Health care information (including mental health information) can be very important in a family law case in many ways and for many different reasons.
In custody matters, the fitness of each parent is front and center of the case. Often times, a parent’s medical and mental health history will be relevant to the issues that the court is deciding. For example, does a parent have a medical condition that may impair his or her ability to parent? In one case I had, a parent of a young child suffered from diabetes, and was insulin dependent. The other parent wanted to take the position that the parent’s risk of going into diabetic shock was so significant, that overnight parenting time should not be permitted by the court. Certainly, this was an important factor, and obtaining the records was critical.
In a more common situation involving custody, when parents cannot agree on custody, a forensic psychologist is often engaged to evaluate the parties and make a recommendation to the court. That evaluator will need access to the medical and mental health records of both parties in order to make a thorough assessment. If one parent knows that the other has a mental health disorder, or has had counseling for any issue, it is important to be sure that records are obtained. Conversely, often times a parent in a custody dispute will allege that the other suffers from a disorder, and records will be necessary to refute that claim.
In support cases, one party may be taking the position that he or she cannot work at all, or cannot work to full capacity due to a medical condition. In such a case, medical records will be necessary in order to either substantiate, or refute such a claim.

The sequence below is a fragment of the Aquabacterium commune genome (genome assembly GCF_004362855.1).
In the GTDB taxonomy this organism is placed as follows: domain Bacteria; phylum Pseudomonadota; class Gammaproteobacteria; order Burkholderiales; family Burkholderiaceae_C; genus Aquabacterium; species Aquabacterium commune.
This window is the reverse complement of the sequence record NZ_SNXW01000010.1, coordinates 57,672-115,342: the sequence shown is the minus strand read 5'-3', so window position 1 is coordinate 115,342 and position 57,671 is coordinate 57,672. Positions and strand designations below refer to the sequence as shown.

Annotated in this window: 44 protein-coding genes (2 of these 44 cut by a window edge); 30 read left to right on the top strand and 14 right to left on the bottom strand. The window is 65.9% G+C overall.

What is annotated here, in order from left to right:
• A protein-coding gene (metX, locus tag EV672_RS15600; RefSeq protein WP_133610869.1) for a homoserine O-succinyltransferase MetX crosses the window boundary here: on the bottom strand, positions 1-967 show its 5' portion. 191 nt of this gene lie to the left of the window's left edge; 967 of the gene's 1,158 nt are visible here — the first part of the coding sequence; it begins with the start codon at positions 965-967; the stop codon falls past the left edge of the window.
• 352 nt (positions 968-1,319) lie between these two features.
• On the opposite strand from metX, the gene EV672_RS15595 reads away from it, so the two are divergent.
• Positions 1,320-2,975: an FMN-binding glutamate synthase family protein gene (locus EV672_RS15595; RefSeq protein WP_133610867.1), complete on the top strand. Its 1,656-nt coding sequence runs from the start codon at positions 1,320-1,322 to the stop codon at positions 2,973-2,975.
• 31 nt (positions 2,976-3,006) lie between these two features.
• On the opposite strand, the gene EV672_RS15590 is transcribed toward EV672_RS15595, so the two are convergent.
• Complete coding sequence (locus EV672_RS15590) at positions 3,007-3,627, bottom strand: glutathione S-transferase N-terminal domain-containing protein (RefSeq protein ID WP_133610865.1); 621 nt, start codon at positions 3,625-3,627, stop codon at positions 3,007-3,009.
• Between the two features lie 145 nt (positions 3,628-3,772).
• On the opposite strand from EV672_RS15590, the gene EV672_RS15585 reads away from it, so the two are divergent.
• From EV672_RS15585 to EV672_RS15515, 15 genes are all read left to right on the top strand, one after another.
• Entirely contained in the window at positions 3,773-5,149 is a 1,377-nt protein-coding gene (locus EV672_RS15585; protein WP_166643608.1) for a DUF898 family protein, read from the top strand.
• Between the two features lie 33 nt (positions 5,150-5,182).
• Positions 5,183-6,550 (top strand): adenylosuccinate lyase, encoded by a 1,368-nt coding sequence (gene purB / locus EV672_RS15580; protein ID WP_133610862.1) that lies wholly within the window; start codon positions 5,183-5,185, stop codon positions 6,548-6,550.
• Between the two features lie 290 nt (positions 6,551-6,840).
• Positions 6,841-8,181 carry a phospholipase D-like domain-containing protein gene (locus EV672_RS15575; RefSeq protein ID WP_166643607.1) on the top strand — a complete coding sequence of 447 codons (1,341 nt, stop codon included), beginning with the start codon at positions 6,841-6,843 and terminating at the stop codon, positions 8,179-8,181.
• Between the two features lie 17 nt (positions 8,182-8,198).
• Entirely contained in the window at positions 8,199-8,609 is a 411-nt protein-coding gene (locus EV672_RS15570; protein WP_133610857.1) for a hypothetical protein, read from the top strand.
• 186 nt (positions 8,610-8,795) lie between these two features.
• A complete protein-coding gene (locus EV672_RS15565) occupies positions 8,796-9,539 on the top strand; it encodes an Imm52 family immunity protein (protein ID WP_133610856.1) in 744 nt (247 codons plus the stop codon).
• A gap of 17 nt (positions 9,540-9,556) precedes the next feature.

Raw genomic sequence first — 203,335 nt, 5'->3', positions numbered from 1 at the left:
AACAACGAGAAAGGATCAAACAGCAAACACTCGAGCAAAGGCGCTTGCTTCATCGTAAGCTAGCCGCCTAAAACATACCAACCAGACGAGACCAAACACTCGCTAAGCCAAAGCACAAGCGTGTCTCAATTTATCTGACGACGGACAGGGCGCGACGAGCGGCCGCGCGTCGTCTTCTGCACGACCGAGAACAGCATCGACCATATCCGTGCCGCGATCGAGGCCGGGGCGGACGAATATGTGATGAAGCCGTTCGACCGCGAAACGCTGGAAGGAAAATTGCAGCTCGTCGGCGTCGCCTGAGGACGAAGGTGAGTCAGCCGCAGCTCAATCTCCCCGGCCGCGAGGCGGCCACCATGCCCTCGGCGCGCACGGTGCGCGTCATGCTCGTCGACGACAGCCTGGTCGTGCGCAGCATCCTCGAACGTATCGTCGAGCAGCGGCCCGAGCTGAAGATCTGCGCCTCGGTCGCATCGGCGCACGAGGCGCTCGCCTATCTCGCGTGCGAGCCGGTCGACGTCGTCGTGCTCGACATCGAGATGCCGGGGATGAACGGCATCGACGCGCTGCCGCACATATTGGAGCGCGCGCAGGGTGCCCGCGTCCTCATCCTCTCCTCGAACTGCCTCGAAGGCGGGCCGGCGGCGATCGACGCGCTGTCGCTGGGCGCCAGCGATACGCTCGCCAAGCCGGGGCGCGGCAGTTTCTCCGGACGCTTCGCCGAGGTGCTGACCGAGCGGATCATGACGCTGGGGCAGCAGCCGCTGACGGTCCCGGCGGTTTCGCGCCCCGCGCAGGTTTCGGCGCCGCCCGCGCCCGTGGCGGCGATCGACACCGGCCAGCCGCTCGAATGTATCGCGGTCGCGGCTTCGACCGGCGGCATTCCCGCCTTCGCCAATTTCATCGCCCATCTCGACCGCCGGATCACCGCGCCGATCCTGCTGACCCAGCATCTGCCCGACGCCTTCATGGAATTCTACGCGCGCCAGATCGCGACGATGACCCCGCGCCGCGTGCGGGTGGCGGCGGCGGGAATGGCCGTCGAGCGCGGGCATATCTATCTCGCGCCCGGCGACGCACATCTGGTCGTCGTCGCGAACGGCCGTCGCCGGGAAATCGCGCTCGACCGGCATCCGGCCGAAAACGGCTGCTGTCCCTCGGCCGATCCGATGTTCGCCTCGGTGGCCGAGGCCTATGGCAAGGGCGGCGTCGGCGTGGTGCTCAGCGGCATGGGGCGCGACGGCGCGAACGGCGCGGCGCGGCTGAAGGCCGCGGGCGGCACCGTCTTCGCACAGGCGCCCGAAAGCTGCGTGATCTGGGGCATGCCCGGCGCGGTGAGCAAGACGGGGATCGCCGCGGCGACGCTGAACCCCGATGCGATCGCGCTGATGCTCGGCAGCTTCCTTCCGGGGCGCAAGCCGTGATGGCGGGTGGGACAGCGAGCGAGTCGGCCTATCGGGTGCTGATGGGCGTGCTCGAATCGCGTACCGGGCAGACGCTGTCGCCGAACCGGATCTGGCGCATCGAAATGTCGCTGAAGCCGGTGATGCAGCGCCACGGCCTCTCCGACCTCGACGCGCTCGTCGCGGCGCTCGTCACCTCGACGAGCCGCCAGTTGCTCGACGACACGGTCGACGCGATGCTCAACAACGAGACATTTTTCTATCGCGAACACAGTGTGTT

HIPAA is the federal Health Insurance Portability and Accountability Act of 1996. The primary goal of the law is to make it easier for people to keep health insurance, protect the confidentiality and security of healthcare information and help the healthcare industry control administrative costs. Health care providers will need a waiver from the patient prior to releasing any medical records to a third party. A party to an action cannot hide behind HIPAA and claim his or her right of privacy in order to avoid the records being produced. The court has the authority to order the release of the records in order to make a decision, particularly when the best interests of minor children are involved.
Generally, the court’s will not order records unless the party whose records are being sought has put his or her health “in issue.” In other words, a litigant cannot use the case to go on a fishing expedition. On the other hand, a supported spouse cannot claim that he or she needs alimony due to an inability to work full time as a result of a medical condition, and then refuse to release the records.